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Are Americans of All Ages And Income Levels Shortsighted About Their Finances?

Americans today are increasingly responsible for saving a substantial portion of their income for retirement. A recent study, however, found that workers are primarily concerned about their ability to satisfy day-to-day needs, not future needs.

By Steven A. Sass and Jorge D. Ramos-Mercado

Center for Retirement Research at Boston College, May 2015, Number 15-9 (full text with Appendix available here.)

Introduction

The discussion proceeds as follows. The first section introduces the data and methodology. The second section explores whether the financial assessments of young, middle-age, and older workers primarily reflect the household’s ability to meet day-to-day as opposed to distant financial needs. The second section explores the same issue for workers by income. The final section concludes that Americans at all ages and income levels are shortsighted about their finances and on their own cannot be expected to devote much effort to addressing distant financial problems. Given the significantly expanded reliance on household saving, this finding suggests a need to make it easy and automatic for households of all ages and income levels to save enough to secure a basic level of financial well-being in retirement.

Data and Methodology

This study tests whether the financial self-assessments by workers of different ages and income levels primarily reflect their ability to meet the household’s day-to-day as opposed to distant financial needs. It uses data from the FINRA Investor Education Foundation’s 2012 State-by-State Financial Capability Survey, an online survey of 25,509 American adults. The sample used in this study includes 9,473 households in the labor force ages 25-60 that provide the information needed for the analysis.2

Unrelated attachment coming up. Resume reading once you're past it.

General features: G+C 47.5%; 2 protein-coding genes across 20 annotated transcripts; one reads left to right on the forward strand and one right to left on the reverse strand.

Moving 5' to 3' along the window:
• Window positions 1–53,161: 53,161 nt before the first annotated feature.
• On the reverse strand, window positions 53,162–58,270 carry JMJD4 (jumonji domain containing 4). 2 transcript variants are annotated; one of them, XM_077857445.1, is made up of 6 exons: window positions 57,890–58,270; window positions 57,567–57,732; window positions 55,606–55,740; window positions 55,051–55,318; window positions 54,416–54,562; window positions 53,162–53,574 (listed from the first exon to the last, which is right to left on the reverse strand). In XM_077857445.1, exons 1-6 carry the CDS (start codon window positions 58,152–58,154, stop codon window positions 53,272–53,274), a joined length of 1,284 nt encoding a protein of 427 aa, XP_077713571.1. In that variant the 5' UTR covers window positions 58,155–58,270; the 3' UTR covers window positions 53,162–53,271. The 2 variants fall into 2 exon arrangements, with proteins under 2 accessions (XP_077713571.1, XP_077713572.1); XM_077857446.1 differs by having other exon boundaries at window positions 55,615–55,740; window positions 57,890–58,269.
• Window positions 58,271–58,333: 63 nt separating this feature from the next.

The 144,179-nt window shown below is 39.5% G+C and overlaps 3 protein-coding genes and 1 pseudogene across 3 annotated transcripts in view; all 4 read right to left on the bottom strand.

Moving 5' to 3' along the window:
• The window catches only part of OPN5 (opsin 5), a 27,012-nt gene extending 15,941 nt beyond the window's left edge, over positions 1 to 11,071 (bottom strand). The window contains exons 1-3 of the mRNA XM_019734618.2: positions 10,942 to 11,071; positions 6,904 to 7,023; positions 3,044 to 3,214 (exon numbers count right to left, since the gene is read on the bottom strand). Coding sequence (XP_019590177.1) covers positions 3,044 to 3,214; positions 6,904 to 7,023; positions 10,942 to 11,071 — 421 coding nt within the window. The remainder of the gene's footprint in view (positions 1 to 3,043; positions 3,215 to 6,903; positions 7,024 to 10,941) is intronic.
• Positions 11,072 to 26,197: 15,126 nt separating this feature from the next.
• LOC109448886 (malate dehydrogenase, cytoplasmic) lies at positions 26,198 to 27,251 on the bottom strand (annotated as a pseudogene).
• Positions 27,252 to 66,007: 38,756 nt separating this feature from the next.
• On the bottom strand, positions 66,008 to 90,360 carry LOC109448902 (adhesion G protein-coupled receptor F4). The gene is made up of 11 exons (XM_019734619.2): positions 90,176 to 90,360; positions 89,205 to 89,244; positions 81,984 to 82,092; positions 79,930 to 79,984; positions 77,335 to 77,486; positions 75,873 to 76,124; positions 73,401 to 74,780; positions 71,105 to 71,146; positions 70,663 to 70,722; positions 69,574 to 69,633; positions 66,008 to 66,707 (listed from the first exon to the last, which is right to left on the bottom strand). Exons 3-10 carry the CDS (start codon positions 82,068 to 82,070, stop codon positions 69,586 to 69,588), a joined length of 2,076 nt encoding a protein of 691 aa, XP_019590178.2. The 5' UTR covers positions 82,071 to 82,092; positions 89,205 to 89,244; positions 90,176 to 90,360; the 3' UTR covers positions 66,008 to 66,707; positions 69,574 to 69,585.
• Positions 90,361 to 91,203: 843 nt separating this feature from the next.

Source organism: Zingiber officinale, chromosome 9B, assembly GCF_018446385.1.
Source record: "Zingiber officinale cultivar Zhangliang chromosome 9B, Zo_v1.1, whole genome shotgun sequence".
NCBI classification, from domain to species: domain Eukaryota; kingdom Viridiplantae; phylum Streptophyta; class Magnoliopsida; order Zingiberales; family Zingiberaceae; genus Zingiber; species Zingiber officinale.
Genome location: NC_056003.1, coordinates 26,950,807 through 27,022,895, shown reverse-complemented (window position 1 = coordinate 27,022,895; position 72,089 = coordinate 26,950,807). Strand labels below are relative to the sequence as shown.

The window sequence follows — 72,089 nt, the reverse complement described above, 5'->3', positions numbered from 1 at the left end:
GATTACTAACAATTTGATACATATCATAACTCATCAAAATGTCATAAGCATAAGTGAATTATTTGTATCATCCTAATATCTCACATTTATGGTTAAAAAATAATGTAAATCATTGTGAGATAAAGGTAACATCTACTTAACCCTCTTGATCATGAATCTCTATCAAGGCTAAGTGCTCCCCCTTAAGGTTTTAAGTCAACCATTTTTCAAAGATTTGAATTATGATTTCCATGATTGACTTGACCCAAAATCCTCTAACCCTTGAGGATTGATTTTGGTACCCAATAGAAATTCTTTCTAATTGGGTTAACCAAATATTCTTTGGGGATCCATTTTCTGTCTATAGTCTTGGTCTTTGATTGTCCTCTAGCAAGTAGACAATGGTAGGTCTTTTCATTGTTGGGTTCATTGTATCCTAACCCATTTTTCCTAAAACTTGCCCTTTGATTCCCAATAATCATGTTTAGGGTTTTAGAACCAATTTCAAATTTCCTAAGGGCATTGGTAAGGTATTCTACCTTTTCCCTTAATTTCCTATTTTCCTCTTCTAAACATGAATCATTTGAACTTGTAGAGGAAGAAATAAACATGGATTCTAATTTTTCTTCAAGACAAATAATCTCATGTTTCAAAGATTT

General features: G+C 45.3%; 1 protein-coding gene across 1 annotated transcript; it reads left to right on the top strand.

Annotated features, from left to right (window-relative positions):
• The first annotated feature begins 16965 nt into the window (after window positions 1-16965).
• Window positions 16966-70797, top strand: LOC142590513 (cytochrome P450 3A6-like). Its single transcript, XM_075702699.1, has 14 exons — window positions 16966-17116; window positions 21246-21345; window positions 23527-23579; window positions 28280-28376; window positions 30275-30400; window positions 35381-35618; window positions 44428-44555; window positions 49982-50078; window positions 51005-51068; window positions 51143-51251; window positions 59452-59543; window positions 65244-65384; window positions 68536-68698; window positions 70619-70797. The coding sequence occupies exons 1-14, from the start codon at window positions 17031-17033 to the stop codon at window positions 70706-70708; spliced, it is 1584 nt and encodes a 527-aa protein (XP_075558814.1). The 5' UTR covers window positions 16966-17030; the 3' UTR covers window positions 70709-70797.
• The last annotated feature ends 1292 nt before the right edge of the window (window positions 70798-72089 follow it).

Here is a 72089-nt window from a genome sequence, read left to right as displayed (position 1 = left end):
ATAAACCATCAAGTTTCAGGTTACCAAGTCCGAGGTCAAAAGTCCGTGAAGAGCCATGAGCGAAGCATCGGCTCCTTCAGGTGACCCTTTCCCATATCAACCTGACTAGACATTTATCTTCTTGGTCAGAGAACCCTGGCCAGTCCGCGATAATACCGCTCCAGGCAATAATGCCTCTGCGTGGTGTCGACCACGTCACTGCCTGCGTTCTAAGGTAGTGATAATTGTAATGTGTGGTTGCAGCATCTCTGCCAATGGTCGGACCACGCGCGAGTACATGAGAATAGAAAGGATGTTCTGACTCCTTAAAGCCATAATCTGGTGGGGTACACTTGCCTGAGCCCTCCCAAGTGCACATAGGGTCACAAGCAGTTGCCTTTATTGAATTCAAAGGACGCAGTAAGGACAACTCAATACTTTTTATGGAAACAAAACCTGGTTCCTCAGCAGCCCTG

At the beginning of the interview, workers were asked: “Overall, thinking of your assets, debts and savings, how satisfied are you with your current personal financial condition?” The assessments use a 10-point scale, where 1 means “Not At All Satisfied” and 10 means “Extremely Satisfied.” Respondents were then asked a series of questions about a reasonably comprehensive set of their day-to-day and distant financial needs. This study focuses on whether these needs go unmet – for example, if a household is unable to access $2,000 or lacks health insurance – so the needs are referred to as “problems” or “deficiencies.“

To test whether Americans are shortsighted about their finances, this study measures the strength of the relationships between households’ financial satisfac­tion and their day-to-day or distant financial prob­lems. It measures these relationships by running ordinary least-squares (OLS) regressions estimating the following equation: financial satisfaction = f (day-to-day problems, distant problems, controls).

The regression results thus estimate the reduction in financial satisfaction associated with a particular deficiency relative to the financial satisfaction of workers who do not have that deficiency. Table 1 lists the day-to-day and distant problems included in the analysis.3